This is a topic which was pretty confusing according to me. Most people won’t find it confusing because they are satisfied with the general definition provided for conservative forces.As per LibreTexts, Physics the definition of Conservative forces is as follows:
“The work done by Conservative forces is independent of the path taken i.e. the work done by a Conservative force is same between two points A and B for any path taken.”
Nonconservative forces are dissipative forces such as friction. These forces take energy away from the system during a process and hence can’t be gotten back. Accordingly, the definition is given as:
“The work done by a Nonconservative force depends on the path taken.”
Equivalently, it can be said that the work down by a Conservative force along a closed path is zero.
The last two definitions or points are interesting and most overlooked by students and teachers alike.But first I need to answer a few questions that might arise in the mind of the reader.Q.1: What is the reason behind my confusion for a simple definition?Q.2: What do we mean by heat being taken away from the system by dissipative forces?I’ll try to answer the second question first. I must inform that my answer is based on my current knowledge of the subject and my best understanding. This theory is open to discussion. Let’s look in terms of friction.When an object slides on a rough floor, we say that work is being done against friction. The question arises, where does that energy go. Bang! Comes the answer, it is dissipated as heat. Ignorance is bliss. Most people are content with this answer and they move on.I couldn’t. As far as I can understand, when an object slides on a floor, whole of its surface isn’t in contact. What seems like a plane surface at macroscopic level is actually quite uneven at a microscopic level.The following image from mechdesigner.support explains what happens when two surfaces come in contact.
Thus, even though the force applied may not seem very large but the points in contact experience immense pressure due to their microscopic areas of cross-section and get “cold welded” to each other. This leads to formation of temporary bonds which I believe, release some energy in form of heat and radiation. As one tries to slide the object ahead, energy has to be supplied to break these cold welded points which can be termed as the work done against friction. As these joints are broken, material transfer also takes place between the surfaces.Recently, I came across realisation that the work done against friction does not really depend on the path taken. The mathematical derivation for my statement is given as follows:We can assume an arbitrary path AB with constant coefficient of friction as μ.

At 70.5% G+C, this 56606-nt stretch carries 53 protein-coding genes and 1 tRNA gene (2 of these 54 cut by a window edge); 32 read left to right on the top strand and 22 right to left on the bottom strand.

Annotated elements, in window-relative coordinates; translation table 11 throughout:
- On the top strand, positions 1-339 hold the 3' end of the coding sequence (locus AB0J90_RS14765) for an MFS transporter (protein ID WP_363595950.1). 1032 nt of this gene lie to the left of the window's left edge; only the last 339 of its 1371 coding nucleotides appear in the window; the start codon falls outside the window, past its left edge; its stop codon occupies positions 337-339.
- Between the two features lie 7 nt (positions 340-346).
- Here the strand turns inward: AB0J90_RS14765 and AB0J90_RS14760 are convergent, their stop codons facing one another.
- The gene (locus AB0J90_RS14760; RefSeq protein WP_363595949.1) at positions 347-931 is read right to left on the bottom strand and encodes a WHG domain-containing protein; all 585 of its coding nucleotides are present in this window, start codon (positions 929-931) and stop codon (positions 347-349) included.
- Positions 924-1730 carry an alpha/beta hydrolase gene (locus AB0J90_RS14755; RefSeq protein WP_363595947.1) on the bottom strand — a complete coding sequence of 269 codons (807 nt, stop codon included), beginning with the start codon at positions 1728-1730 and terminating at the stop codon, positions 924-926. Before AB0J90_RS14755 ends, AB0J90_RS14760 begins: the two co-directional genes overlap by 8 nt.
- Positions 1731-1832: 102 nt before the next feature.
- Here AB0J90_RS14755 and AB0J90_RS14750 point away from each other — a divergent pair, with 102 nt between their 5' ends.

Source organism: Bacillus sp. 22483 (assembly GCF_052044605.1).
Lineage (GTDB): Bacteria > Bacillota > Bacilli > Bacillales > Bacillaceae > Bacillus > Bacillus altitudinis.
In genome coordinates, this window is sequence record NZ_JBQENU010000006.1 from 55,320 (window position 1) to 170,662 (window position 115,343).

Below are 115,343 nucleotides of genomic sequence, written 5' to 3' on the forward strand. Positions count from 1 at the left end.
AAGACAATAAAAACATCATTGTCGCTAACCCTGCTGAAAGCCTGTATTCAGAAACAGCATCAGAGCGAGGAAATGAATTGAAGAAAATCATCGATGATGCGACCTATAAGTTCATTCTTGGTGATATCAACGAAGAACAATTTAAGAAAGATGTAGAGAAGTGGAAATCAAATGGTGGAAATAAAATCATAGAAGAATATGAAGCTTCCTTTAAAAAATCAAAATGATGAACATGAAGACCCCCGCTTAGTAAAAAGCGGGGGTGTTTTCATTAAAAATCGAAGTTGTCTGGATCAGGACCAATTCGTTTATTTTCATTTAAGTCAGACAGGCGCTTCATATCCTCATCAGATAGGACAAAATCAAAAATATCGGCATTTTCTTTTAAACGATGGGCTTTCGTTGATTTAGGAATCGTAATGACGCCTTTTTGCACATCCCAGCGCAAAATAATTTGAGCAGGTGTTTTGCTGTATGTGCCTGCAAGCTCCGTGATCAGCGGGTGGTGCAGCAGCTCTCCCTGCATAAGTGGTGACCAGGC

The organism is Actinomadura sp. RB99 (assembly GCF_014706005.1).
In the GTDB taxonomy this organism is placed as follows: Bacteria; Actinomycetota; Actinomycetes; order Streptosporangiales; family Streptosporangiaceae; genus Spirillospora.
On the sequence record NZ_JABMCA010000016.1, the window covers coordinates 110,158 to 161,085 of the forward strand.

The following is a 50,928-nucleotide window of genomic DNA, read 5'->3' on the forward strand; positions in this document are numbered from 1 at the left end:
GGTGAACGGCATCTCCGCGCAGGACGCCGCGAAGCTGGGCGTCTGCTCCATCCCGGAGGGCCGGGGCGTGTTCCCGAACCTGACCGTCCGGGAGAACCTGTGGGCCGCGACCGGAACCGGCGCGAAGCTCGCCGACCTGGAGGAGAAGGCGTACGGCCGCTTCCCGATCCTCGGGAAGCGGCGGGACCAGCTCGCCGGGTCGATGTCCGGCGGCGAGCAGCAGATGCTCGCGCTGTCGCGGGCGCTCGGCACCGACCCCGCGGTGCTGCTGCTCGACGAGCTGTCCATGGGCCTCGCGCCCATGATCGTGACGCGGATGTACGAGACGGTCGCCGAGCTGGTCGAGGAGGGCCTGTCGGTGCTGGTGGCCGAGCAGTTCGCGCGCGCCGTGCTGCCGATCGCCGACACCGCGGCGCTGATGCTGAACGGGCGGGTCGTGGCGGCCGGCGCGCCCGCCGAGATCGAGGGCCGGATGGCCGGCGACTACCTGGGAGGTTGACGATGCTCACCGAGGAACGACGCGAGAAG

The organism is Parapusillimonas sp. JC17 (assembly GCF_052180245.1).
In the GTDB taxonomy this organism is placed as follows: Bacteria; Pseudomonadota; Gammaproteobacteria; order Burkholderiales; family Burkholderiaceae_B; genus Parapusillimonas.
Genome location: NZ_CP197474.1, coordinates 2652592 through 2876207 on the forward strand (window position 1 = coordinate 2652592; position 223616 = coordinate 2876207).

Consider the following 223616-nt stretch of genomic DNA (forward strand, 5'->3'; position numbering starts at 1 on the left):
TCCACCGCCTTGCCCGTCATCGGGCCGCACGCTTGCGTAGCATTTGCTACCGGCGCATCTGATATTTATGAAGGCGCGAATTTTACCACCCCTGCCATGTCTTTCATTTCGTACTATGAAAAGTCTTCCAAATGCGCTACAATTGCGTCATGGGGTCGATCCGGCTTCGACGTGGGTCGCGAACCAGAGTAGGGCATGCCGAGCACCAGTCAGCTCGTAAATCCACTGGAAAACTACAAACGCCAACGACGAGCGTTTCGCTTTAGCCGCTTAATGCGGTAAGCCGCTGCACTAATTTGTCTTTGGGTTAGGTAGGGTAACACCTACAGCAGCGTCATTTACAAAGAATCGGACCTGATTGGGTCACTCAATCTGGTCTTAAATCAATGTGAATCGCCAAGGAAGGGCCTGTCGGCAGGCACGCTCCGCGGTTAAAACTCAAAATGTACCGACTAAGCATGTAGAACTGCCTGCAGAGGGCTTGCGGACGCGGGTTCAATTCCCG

(I apologize in advance for the messy diagrams)
An object is made to slide from A to B with uniform speed. Let us consider a small section of horizontal length dx. Magnified image of the above mentioned section is given below.
dx is small such that the path is a straight incline with inclination θ. The free body diagram of the object is also given along with and the forces acting on the object can be seen.
So, F = f + mg sin θ
As the block slides from P to Q, the work done against friction is given by,
dW = μmg(cos θ) x (dx/cosθ)
dW = μmg(dx)
Hence, integrating over the whole path length AB
Thus, we can see that work done against friction depends on the horizontal path length and independent of the vertical distance covered.
This might give rise to the misconception that it work done by friction is independent of the path taken.
So, how is it different different from the work done by conservative forces?
As it has been defined before the work done by conservative forces over a closed path is always zero. However in case of friction the energy spent over a closed path cannot be zero.
Let’s say amount of work done against friction over path AB is U. The amount of work done against friction over path BA will also be U (not -U).
The total work done over path A to B to A is 2U which shows work done against friction may not depend on length of the path but it doesn’t make friction a conservative force.